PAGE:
EXAMPLES FROM THE PAST
By Orville Freestone
JACOB – A DIVIDED HEART
“Unite my heart to fear thy name” Ps. 86:11.
Jacob’s life was turbulent and most of his troubles were self-made. He had a heart for God, but also a strong will to “get ahead in life.” His heart was divided. His two names, Jacob and Israel, indicate this duality. He was named Jacob – supplanter – at birth because he and his twin Esau “struggled” in the womb before and at birth. (Gen. 25:24-26) For many years he struggled to supplant his brother as the first-born. The tragedy was he didn’t have to vie for this place as God had promised it to him. (Gen. 25:23) He acquired the name Israel – Prince of God – when the Angel of the Lord finally subdued both his body and spirit. (Gen. 32: 24-32).
One of his “sharp business deals” was when he took advantage of his brother’s fatigue to bargain a meal for his birthright. To be fair, Esau little valued the birthright, in fact he “despised” it (Gen. 25:34) though later he regretted the deal. (Heb. 12:16-17) The birthright was not only for the family property, but included the patriarchal blessing. These blessings were highly valued and in the cases of Esau and Jacob they were prophetic. By subterfuge and lies Jacob and his mother cheated Esau of the blessing. (Gen. 27) This was unnecessary as it was God who would grant it. This caused such bitterness that Jacob had to go into exile. He never saw his mother again!
Under the guise of seeking a wife (he acquired two), Jacob fled to Syria to escape Esau’s murderous intent. (Gen. 27:41) It was a long journey from the Negeb of Canaan to Padan-Aram in what is today southwestern Turkey, on the Euphrates river. Jacob walked the whole distance camping in the open. We do not read of God appearing to Esau or that he even had a bent toward God. He did appear to Jacob in a dream at the place later called Bethel, He saw a staircase to heaven with the Lord at the top who assured him of protection and blessing.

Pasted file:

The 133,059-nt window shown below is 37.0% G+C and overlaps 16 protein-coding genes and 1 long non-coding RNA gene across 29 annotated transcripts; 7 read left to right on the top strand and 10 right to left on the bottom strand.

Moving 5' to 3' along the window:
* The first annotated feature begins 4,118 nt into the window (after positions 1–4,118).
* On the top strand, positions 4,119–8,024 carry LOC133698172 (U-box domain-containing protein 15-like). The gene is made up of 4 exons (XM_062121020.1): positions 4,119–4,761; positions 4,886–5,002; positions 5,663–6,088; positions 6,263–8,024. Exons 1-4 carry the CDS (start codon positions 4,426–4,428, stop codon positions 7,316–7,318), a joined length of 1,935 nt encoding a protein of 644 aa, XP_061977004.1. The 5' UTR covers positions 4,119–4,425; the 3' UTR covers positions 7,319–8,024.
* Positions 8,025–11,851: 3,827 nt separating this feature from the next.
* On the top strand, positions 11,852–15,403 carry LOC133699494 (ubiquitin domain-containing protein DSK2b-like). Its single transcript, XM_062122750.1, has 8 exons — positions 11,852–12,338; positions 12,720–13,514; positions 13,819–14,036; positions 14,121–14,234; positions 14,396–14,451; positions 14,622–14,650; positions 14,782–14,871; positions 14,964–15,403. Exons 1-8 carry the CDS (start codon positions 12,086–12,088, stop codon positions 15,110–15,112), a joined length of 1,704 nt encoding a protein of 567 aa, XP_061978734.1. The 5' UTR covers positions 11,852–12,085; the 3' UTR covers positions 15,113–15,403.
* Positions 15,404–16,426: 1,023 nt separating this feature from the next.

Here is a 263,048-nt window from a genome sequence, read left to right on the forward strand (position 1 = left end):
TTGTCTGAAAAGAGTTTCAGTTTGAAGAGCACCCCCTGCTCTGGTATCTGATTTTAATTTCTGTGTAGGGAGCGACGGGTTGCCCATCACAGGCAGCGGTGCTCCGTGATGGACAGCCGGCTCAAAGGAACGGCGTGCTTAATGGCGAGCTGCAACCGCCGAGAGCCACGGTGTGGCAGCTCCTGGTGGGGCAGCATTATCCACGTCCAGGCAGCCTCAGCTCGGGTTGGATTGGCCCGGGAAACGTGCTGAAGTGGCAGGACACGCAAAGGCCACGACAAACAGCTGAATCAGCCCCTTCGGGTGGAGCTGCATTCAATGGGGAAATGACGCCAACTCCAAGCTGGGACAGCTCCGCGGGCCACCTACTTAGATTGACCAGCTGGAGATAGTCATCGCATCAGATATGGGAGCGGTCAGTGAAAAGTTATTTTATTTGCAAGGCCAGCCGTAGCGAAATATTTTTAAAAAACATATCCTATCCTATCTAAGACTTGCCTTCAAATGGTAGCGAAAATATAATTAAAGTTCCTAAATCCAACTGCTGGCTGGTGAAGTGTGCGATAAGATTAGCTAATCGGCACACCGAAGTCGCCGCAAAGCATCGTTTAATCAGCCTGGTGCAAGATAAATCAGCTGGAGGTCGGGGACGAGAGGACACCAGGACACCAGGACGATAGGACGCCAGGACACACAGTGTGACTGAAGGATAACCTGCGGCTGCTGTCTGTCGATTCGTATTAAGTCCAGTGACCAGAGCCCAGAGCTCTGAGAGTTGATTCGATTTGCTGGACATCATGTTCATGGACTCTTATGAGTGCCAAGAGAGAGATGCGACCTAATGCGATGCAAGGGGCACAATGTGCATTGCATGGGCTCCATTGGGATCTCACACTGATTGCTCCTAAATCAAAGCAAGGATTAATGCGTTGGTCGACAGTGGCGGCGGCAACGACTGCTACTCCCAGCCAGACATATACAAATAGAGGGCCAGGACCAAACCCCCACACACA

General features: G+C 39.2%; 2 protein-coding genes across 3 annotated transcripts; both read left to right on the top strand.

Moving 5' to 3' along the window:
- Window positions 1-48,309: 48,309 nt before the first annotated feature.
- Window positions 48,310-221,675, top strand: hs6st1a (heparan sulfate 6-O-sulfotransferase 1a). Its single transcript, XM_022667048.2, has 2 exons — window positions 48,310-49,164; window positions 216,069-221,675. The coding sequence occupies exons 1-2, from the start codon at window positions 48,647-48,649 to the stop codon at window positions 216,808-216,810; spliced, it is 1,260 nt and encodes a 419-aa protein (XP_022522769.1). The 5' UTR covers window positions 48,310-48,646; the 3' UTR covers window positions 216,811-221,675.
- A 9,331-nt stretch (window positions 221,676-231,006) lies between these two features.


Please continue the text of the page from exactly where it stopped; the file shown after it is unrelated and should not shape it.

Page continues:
In his uncle Laban Jacob found his scheming equal. First Laban switched brides, claiming custom. (Gen. 29:26) Then he changed Jacob’s wages “ten times.” (Gen. 31:41) By hard work and selective breeding Jacob increased his cattle. Every time Laban sought to take advantage of Jacob God blessed Jacob and he acknowledged that. (Gen. 31:42)
After twenty years the Lord again appeared to Jacob and told him to return home. (Gen. 31:13) This time he did not travel alone. He had two wives, two concubines, eleven children and much cattle. The nearer they came to Canaan the more his conscience bothered him and the more he dreaded meeting his brother Esau even fearing him. It was then that one of the strangest events of scripture occurred. (Gen. 32:24-32) He was attacked in the middle of the night and until daybreak. Finally Jacob realized that he was wrestling with the Angel of the Lord and he received from Him a new name, Israel, and God’s blessing. Why such a strange encounter? God was dramatically showing him that all his life he had not only been struggling within himself, but also with God. Now Jacob was a changed man., Now he was ready to meet Esau. When he returned to Bethel and worshiped he called the place El-Bethel, the God of God’s house. He had come to know God.
For the rest of his life he was Israel. But the results of his earlier life followed him. He was troubled by his wayward sons and grieved over the loss of Joseph. But finally, his heart was no longer divided. He could live in peace. God would now be known as the God of Abraham, Isaac and Jacob. Joseph’s eleven brothers were reconciled to Joseph and they became the twelve patriarchs of the twelve tribes of Israel.